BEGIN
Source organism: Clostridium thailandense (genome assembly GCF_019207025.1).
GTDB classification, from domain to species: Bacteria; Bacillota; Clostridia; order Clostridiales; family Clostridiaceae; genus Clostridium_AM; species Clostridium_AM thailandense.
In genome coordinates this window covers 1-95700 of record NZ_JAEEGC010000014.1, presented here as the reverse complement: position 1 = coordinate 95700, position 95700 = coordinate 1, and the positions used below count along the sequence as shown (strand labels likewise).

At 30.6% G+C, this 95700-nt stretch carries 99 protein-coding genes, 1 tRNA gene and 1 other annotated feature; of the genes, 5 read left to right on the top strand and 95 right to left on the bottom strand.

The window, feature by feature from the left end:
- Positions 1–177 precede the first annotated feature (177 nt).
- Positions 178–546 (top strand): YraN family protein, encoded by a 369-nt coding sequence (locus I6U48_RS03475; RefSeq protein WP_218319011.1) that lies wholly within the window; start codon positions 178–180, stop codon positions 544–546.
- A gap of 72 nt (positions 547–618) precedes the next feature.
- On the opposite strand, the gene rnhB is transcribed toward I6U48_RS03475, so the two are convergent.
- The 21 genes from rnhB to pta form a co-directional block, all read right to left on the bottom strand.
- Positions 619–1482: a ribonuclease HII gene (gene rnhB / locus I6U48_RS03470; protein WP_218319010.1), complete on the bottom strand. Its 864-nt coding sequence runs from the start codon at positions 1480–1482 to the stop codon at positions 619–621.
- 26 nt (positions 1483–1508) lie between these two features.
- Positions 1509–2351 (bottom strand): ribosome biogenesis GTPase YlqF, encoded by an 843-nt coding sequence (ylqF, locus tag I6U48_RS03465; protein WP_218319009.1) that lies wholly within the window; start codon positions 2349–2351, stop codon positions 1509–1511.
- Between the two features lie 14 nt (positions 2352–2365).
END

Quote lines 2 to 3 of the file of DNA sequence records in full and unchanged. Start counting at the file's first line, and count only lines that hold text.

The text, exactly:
GTDB classification, from domain to species: Bacteria; Bacillota; Clostridia; order Clostridiales; family Clostridiaceae; genus Clostridium_AM; species Clostridium_AM thailandense.
In genome coordinates this window covers 1-95700 of record NZ_JAEEGC010000014.1, presented here as the reverse complement: position 1 = coordinate 95700, position 95700 = coordinate 1, and the positions used below count along the sequence as shown (strand labels likewise).